By Ed Rappuhn – SCORE Nashville
“We are about to hire several employees. Any advice?”
Start with written job descriptions. Include requirements for applicants, employee responsibilities, and a broad, non-specific statement allowing for “other tasks as requested by management” since job duties evolve over time.
Your company culture determines the type of person you want to hire. Will your culture be hierarchal, team-based or involve internal competiveness? Do you favor “smooth and steady” or do you like to take risks? Employees must understand and embrace your culture.
Know what motivates potential employees. Is it money, recognition, opportunity for advancement, or something else? Determine if you can offer what the applicant wants. If money is the prime motivator, will the employee jump at the first opportunity earn an extra buck?
Are technical skills and education necessary for success? Jon Taffer of Bar Rescue says he finds attitude far exceeds experience when deciding whom to hire in non-technical positions. If you are hiring for a technical position, expertise and education might be important, but I’d rather have a 3.5 student with a great attitude than a 4.0 scholar with ego issues.
Assessments are objective ways of evaluating everything from personality, to interests, to aptitude. Most interviewers form an opinion in the first few minutes of an interview and spend the rest of the time justifying that opinion. Few people are skilled enough at interviewing to hire the best candidate based on a resume and a face-to-face meeting. Assessments help uncover applicants that stretch the truth in interviews and, if you know what results will make a great employee, help remove subjectivity. But what if the assessment finds the “perfect” employee and your personalities clash or his/her personal hygiene is unacceptable? A combination of personal interviews and assessments is best.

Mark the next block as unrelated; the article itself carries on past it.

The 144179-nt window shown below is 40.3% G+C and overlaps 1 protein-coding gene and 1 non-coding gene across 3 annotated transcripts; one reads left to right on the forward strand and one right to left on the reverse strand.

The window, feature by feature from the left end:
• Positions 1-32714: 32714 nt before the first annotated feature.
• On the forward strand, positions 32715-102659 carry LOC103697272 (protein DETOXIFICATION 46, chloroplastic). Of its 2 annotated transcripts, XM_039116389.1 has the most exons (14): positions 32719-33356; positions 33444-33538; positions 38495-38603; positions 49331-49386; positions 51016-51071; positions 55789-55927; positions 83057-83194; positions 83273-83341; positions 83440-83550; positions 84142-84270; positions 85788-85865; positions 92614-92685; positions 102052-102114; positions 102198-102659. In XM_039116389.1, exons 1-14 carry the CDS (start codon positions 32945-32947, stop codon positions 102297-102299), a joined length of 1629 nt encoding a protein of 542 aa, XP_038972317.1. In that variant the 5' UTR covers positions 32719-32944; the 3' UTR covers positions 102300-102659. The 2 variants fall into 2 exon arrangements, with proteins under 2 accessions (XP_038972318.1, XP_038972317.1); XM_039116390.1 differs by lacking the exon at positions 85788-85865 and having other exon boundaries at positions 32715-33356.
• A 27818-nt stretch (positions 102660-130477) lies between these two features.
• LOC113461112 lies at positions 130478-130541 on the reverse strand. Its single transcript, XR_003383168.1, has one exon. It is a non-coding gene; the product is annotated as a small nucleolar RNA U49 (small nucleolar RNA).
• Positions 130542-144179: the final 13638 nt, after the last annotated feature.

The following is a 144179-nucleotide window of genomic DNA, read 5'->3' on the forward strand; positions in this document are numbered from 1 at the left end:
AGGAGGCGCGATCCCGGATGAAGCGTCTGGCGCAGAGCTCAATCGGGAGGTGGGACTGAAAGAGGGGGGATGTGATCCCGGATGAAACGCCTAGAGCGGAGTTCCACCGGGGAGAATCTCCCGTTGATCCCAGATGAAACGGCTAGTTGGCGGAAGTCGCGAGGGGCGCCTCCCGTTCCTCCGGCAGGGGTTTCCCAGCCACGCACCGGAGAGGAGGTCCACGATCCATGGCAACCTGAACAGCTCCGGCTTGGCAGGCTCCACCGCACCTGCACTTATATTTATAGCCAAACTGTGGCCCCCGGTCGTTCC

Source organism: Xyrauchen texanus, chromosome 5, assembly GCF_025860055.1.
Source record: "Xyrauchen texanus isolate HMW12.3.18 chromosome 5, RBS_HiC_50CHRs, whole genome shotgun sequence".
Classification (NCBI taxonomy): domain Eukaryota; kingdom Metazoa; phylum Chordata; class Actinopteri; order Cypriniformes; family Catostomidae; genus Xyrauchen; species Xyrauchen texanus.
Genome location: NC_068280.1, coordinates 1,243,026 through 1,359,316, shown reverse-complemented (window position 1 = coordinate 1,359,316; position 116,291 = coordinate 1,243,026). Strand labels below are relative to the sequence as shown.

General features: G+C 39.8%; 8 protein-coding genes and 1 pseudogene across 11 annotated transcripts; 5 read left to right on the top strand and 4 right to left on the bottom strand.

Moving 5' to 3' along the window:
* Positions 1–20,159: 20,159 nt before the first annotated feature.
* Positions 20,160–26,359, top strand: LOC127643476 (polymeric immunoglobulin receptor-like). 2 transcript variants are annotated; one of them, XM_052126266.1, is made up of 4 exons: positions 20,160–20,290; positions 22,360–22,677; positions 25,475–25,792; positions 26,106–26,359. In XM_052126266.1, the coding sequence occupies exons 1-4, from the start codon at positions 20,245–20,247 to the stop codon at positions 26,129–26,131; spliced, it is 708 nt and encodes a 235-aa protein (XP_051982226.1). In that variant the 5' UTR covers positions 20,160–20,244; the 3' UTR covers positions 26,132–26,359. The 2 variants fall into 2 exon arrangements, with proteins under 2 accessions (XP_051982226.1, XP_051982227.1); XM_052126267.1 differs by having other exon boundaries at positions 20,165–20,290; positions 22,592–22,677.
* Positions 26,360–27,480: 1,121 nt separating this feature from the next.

Legal issues are important. Know what you can and can’t ask in an interview. Things that seem totally innocuous like “tell me about your family” can lead to lawsuits. Know the differences between employees and independent contractors, exempt and non-exempt employees, and understand the requirements for workers compensation insurance and follow the rules!
Consider an employee handbook. Include rules against harassment and discrimination and describe your drug and alcohol policies. Employee expectations and disciplinary procedures can be included but anything in the manual can be turned against you if you don’t follow the policy consistently. Look in the library or on-line for help, then review final draft with an attorney.
Finally, be very careful in hiring family or friends. It totally changes relationships when someone close to you is working for you. Many larger companies have anti-nepotism policies.
Congratulations on your growth. Seek advice from people with hiring (and firing) experience; it can be invaluable.
Ed Rappuhn is a mentor, workshop facilitator, and the past-chair of SCORE Nashville. SCORE mentors guide entrepreneurs in starting and growing their businesses. Sign up for a free SCORE mentor, find out about our reasonably priced workshops and other services, or volunteer to become a SCORE member at www.scorenashville.org.